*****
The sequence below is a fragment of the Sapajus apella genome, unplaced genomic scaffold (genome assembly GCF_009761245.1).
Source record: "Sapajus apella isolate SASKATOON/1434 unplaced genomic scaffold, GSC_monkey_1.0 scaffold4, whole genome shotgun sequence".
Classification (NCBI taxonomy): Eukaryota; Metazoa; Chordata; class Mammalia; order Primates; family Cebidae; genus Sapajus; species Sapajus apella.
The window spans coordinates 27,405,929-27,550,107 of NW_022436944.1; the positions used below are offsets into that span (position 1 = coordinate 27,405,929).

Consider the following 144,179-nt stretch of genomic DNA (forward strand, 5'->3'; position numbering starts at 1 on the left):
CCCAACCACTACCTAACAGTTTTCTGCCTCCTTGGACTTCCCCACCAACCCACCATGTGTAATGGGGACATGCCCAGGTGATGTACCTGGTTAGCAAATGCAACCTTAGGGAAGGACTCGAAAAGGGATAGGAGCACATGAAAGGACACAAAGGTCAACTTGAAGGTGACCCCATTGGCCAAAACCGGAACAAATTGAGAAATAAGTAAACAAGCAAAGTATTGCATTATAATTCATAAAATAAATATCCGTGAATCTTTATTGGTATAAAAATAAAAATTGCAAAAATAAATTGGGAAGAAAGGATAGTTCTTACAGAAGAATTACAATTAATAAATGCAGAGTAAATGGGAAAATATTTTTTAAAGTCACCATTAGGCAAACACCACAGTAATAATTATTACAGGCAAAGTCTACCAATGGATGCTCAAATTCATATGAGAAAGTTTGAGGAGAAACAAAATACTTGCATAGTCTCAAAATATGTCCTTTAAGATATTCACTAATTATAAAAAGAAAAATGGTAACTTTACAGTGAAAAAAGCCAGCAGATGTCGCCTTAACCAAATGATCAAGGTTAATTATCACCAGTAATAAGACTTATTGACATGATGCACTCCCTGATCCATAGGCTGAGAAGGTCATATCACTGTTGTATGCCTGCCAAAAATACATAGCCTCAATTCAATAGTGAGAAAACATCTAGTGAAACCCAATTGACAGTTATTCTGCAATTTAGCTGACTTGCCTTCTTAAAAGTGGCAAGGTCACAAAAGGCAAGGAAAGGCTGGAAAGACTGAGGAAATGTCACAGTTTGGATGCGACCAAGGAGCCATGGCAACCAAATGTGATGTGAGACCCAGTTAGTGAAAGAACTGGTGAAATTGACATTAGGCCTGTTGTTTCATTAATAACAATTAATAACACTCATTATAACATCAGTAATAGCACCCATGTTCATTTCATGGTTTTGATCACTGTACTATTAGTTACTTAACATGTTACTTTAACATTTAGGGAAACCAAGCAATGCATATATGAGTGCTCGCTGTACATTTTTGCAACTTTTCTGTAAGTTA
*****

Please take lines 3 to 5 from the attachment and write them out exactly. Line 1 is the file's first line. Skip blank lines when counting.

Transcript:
Classification (NCBI taxonomy): Eukaryota; Metazoa; Chordata; class Mammalia; order Primates; family Cebidae; genus Sapajus; species Sapajus apella.
The window spans coordinates 27,405,929-27,550,107 of NW_022436944.1; the positions used below are offsets into that span (position 1 = coordinate 27,405,929).

Consider the following 144,179-nt stretch of genomic DNA (forward strand, 5'->3'; position numbering starts at 1 on the left):